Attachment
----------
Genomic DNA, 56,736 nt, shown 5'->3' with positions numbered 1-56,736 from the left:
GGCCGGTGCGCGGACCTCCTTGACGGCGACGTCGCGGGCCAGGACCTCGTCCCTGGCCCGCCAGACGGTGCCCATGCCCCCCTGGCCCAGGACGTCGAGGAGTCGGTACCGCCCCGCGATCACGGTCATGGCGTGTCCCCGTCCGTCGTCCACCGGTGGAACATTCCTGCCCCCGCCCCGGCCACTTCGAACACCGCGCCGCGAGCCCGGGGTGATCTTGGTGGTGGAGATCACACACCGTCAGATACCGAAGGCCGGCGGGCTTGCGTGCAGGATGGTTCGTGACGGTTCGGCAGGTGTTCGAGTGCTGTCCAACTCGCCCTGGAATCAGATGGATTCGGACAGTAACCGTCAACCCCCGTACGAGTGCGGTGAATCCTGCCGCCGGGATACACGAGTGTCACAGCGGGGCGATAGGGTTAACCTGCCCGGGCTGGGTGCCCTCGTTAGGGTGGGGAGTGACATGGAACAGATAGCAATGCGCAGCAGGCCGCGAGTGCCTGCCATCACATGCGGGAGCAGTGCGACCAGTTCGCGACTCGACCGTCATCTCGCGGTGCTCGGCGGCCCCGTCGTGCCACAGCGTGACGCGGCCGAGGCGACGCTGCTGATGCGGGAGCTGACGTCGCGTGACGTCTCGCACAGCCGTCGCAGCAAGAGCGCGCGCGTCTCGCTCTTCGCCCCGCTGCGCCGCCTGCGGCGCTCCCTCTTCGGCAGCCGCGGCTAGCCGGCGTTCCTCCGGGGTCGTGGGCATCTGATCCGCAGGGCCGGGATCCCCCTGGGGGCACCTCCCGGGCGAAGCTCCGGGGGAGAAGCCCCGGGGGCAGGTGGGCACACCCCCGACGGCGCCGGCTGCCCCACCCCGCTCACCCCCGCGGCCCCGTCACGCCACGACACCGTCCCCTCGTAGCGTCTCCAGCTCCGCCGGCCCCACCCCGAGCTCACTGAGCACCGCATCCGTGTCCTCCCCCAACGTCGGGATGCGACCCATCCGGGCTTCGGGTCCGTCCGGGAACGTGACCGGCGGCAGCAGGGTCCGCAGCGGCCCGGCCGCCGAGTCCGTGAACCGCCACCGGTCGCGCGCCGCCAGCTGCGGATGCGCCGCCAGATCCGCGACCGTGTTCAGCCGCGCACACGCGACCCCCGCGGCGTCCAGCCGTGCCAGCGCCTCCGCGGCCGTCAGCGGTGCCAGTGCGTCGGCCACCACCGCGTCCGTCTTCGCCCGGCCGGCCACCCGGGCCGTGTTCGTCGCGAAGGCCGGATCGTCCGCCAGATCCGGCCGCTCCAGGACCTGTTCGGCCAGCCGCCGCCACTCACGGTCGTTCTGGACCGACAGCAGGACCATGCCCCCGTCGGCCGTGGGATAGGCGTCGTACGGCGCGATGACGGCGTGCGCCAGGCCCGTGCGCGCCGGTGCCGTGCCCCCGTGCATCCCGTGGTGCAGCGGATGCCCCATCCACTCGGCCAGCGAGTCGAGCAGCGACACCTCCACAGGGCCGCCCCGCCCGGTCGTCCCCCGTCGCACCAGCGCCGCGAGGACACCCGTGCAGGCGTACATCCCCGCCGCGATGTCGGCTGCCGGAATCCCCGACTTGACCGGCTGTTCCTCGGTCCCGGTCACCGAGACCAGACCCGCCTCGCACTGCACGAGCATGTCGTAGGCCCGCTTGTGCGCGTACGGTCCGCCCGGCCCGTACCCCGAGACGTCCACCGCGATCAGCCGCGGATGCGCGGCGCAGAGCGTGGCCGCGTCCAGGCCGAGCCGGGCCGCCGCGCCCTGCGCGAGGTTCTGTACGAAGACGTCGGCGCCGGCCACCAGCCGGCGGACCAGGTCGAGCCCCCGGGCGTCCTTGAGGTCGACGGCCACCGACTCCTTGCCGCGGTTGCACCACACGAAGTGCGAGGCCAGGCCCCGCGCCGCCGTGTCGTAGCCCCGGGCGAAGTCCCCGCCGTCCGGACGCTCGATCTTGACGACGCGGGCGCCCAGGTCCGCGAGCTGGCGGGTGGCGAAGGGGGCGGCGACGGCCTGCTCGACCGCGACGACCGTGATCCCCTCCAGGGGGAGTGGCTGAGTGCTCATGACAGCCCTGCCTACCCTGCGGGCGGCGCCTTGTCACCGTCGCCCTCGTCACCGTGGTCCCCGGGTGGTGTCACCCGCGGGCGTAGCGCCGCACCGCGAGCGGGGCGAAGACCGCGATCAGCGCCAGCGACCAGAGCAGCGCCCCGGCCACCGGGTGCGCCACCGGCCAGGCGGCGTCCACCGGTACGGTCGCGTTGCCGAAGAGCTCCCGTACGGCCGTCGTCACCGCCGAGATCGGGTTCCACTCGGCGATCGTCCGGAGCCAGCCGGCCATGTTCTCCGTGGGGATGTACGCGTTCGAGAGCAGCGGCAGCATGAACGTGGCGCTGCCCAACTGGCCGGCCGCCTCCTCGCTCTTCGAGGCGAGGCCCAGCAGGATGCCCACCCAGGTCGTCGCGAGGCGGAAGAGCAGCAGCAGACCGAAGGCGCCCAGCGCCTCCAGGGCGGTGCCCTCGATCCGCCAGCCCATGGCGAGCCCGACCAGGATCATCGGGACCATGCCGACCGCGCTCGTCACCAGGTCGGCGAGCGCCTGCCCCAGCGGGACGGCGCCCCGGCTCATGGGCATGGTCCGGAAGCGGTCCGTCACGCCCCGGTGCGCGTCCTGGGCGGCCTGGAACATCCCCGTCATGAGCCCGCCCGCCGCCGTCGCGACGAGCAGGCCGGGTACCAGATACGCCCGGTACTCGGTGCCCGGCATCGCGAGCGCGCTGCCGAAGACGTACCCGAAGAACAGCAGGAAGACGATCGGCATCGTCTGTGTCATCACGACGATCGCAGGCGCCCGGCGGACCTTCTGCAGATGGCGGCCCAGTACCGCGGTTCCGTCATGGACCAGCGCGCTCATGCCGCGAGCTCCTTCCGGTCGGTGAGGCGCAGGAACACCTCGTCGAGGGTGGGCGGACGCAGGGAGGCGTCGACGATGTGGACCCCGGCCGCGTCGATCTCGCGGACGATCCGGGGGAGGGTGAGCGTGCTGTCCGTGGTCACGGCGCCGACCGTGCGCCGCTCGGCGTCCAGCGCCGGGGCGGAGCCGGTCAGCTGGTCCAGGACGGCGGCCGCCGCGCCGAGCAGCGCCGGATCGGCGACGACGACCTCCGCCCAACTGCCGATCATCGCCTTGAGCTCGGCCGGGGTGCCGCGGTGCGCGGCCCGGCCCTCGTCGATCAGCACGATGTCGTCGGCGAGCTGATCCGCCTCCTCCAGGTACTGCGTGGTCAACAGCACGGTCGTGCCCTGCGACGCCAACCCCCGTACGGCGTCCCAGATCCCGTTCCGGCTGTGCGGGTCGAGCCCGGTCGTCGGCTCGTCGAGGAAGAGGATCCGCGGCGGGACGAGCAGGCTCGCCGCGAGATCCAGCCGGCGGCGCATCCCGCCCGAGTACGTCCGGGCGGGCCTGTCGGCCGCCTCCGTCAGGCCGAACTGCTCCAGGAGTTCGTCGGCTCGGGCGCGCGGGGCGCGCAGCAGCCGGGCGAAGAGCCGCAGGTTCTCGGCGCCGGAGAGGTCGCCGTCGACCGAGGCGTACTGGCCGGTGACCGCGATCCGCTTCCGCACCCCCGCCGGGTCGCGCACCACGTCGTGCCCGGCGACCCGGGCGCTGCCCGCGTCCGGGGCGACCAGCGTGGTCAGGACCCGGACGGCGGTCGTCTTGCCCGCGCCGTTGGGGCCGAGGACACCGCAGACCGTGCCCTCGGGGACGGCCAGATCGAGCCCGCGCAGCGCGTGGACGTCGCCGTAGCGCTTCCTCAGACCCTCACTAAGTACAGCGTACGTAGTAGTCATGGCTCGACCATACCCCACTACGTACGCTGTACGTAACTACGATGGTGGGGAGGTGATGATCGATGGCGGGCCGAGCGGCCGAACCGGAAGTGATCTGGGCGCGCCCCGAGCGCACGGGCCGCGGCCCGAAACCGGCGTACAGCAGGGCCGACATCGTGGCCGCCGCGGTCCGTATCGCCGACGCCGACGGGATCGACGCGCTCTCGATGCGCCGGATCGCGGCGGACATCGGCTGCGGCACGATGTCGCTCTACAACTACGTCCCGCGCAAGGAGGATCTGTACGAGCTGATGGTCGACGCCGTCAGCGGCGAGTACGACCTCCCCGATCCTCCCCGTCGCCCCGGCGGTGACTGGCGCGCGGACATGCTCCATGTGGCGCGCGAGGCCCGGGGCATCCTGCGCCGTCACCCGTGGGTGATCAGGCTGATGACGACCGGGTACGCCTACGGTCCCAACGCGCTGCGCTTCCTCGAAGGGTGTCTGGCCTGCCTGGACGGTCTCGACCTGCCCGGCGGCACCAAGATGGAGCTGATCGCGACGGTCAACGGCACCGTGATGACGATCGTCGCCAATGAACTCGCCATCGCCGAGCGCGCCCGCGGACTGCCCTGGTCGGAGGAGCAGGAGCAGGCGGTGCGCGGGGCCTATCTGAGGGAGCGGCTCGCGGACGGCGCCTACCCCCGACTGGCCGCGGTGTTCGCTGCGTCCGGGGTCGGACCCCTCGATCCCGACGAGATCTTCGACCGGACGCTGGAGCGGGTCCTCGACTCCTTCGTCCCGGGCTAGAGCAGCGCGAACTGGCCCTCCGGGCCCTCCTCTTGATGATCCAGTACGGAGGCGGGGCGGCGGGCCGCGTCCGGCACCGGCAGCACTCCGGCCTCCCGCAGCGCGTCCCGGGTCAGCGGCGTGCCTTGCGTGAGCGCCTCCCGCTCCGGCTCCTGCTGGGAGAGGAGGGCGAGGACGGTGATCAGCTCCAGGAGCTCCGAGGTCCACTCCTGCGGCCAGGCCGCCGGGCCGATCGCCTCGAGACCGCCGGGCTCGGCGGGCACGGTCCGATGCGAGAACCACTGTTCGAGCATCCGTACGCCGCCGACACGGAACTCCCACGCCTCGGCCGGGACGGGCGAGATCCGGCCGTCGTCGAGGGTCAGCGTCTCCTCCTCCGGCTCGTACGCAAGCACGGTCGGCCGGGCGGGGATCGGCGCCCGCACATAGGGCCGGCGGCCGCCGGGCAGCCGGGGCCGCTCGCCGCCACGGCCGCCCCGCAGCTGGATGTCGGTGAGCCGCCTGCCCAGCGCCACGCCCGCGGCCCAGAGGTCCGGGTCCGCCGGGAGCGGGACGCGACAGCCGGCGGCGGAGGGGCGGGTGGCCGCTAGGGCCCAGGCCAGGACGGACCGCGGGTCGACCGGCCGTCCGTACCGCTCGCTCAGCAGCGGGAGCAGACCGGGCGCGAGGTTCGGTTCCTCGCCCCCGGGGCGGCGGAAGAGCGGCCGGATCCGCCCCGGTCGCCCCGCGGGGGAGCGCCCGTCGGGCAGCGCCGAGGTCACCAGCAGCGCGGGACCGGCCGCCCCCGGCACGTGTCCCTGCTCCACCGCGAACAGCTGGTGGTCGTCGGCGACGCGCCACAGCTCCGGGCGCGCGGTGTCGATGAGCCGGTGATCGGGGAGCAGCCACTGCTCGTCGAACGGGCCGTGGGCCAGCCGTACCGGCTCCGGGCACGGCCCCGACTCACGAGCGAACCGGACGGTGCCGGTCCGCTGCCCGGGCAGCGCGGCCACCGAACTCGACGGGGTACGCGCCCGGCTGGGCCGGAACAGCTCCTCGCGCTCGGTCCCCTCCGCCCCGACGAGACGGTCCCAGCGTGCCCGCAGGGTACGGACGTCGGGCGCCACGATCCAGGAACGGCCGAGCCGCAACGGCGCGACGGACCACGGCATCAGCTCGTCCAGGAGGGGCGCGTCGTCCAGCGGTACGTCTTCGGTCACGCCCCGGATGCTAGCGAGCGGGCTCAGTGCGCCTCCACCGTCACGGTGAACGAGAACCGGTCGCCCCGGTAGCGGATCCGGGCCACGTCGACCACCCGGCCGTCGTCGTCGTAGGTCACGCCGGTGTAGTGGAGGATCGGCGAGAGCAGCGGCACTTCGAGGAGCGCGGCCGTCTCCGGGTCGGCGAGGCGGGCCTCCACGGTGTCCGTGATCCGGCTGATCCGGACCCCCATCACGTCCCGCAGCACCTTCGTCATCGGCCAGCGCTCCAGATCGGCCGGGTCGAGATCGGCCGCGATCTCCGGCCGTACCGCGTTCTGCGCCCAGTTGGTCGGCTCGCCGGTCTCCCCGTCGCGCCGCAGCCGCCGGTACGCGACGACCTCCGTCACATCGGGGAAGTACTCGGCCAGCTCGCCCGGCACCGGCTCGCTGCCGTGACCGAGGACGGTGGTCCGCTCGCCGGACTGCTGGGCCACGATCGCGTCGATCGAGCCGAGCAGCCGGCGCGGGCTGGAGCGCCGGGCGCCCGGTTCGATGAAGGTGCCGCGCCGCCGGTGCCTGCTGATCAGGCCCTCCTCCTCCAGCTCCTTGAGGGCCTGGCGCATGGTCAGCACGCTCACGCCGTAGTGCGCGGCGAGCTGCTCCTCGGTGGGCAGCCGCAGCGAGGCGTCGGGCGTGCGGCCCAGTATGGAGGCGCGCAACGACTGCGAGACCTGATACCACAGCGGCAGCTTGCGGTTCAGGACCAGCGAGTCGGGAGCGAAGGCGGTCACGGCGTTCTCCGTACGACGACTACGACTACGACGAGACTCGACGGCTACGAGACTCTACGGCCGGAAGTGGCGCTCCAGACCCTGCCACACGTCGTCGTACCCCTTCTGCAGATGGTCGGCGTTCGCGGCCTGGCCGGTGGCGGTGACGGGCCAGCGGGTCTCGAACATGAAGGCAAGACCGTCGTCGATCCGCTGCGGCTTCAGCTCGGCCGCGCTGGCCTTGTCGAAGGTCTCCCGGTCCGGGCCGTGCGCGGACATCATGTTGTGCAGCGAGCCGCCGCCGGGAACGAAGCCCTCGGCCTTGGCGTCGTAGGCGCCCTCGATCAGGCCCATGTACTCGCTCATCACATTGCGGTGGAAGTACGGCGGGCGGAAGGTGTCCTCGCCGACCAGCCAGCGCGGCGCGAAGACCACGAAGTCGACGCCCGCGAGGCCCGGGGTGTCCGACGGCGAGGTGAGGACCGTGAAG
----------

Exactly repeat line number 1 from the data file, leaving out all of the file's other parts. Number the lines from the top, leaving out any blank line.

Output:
Genomic DNA, 56,736 nt, shown 5'->3' with positions numbered 1-56,736 from the left: